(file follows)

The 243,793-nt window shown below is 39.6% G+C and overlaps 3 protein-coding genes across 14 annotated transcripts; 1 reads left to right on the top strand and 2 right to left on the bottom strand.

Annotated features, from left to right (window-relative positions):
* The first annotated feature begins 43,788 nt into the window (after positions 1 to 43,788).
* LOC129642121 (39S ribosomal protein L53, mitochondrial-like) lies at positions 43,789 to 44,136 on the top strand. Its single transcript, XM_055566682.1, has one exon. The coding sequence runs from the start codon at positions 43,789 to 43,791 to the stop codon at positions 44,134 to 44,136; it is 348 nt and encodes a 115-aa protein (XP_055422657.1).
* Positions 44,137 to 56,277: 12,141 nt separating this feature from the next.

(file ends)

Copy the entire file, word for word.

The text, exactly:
The 243,793-nt window shown below is 39.6% G+C and overlaps 3 protein-coding genes across 14 annotated transcripts; 1 reads left to right on the top strand and 2 right to left on the bottom strand.

Annotated features, from left to right (window-relative positions):
* The first annotated feature begins 43,788 nt into the window (after positions 1 to 43,788).
* LOC129642121 (39S ribosomal protein L53, mitochondrial-like) lies at positions 43,789 to 44,136 on the top strand. Its single transcript, XM_055566682.1, has one exon. The coding sequence runs from the start codon at positions 43,789 to 43,791 to the stop codon at positions 44,134 to 44,136; it is 348 nt and encodes a 115-aa protein (XP_055422657.1).
* Positions 44,137 to 56,277: 12,141 nt separating this feature from the next.